It’s fall! My absolute favorite season! The first chill is in the air. The trees are changing colors. And there’s nothing I love more than crunching leaves under my feet, wearing sweaters, drinking tea, picking apples, eating apples, dehydrating apples, making apple pie…
You get the idea.
Plus, there’s no better time to snuggle up with a blanket and a book. So here are a few of our fall favorites for you to read. And tell us yours!
Red Leaf, Yellow Leaf by Lois Ehlert (1991, HMH Books for Young Readers)
True to Ehlert’s style, this book’s bright colors and mixed media explain the story of a sugar maple: leaves, seeds, roots and all!
Four Friends In Autumn by Tomie DePaola (2004, Simon & Schuster)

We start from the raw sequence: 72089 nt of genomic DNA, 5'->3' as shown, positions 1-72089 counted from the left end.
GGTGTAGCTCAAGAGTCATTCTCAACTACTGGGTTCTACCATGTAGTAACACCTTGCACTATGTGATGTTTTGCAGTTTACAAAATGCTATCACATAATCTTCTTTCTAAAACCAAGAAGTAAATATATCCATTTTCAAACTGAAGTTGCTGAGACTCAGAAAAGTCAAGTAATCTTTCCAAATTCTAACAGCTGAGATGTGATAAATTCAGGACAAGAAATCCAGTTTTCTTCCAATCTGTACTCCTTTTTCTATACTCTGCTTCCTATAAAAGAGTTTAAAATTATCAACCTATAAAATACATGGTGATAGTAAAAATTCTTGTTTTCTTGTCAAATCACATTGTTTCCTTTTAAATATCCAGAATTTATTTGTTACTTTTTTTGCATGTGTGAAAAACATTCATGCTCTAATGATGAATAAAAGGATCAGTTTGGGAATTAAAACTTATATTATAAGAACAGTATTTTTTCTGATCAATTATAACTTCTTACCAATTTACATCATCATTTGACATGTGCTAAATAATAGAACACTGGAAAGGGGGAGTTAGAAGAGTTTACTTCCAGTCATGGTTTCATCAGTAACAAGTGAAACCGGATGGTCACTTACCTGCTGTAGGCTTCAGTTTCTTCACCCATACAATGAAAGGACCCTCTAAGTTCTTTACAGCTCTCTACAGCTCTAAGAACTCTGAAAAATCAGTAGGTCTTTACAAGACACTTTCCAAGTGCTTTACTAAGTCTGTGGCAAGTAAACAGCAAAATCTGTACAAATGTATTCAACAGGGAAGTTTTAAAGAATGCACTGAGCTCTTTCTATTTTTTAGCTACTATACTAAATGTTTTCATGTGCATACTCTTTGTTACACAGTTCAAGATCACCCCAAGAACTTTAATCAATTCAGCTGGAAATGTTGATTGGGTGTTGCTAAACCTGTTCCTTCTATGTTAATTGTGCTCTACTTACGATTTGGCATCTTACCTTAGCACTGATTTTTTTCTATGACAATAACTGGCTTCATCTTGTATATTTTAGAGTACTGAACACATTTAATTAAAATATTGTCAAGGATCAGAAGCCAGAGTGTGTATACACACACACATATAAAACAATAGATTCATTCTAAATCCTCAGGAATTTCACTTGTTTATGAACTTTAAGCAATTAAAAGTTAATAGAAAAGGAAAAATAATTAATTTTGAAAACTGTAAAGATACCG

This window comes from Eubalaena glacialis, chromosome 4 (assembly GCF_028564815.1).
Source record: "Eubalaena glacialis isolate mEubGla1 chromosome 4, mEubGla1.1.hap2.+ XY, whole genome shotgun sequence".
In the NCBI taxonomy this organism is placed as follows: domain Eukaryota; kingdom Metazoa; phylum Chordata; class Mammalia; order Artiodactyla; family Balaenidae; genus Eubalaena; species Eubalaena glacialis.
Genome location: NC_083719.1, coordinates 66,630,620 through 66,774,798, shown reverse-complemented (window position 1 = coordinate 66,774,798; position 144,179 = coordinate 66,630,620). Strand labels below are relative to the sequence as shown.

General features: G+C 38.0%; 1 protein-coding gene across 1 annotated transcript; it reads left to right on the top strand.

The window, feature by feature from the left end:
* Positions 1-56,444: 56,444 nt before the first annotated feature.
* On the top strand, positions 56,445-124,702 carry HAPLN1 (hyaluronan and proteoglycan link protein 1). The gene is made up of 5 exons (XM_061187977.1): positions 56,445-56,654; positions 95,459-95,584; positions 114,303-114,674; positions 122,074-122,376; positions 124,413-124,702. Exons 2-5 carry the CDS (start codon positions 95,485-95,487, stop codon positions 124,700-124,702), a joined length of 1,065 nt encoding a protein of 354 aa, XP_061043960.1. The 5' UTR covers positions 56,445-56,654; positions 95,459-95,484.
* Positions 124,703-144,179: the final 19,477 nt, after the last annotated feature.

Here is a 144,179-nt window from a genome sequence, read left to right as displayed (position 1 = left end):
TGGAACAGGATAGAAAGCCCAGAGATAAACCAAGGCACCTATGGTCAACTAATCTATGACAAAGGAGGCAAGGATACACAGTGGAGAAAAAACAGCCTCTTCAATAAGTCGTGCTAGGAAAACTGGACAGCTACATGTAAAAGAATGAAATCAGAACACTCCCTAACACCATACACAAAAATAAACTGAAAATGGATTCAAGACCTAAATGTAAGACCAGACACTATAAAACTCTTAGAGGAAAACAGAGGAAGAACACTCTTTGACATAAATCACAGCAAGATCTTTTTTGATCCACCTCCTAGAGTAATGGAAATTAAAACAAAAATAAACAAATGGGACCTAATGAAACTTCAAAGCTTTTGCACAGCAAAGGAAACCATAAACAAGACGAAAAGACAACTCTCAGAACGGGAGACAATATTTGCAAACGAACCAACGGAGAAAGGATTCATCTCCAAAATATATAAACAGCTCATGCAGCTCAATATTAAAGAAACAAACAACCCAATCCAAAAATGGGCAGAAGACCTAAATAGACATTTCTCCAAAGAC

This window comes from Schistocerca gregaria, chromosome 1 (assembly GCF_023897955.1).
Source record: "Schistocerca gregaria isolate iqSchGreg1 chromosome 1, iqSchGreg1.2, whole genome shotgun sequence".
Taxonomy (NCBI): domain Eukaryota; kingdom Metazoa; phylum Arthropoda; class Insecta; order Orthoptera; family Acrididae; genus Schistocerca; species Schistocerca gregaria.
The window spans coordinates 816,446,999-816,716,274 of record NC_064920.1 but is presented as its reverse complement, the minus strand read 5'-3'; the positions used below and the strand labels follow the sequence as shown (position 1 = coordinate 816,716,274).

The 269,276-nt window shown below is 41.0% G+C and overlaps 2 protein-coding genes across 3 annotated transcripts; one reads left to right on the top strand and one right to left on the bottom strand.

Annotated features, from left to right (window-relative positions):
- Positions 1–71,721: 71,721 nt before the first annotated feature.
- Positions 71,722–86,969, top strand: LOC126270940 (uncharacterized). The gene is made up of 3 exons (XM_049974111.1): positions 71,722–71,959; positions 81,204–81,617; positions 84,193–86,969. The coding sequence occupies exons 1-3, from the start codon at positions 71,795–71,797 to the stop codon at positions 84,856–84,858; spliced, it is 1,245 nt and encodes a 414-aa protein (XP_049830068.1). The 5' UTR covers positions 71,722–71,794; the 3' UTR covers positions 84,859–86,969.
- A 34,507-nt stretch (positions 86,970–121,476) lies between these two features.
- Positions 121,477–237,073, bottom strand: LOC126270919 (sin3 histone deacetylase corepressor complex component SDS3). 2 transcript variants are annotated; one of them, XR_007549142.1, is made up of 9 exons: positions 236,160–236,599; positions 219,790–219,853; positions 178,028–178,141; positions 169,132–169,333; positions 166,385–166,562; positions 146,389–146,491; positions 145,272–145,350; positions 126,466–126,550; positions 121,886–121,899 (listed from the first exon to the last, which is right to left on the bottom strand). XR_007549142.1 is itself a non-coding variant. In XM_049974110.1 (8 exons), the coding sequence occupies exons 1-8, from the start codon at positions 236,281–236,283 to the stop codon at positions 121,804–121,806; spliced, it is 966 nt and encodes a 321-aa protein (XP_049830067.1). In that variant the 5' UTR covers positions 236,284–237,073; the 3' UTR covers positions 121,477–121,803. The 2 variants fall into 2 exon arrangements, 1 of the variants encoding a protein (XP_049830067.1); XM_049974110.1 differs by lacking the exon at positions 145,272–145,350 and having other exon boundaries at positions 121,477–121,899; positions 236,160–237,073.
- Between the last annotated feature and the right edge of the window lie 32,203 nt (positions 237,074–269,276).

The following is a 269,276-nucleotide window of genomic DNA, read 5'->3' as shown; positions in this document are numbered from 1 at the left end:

It’s autumn! Four friends meet to feast and talk about fall, their favorite season. But a mishap sends them on a new adventure…
Leaf Jumpers by Carole Gerber & Leslie Evans (2004, Charlesbridge)
In delightful rhyme, this book details the shapes and colors of sycamore leaves, maple, willow and more. Plus, it reminds us the best part about all these leaves: jumping in the piles!
Applesauce Season by Eden Ross Lipson & Mordicai Gerstein (2009, Roaring Brook Press)
MacIntosh. Honey Crisp. Cortland. Red Delicious. Do you have a favorite apple? With all those apples and all that sauce, this book is the perfect addition to any apple-loving family!
The Apple Pie that Papa Baked by Lauren Thompson & Jonathan Bean (2007, Simon & Schuster)
Folk-art illustrations and a cumulative text take this adventure of pie to the apples, to the tree, to the rain, to the clouds, sky, sun and world!
The Little Yellow Leaf by Carin Berger (2008, Greenwillow Books)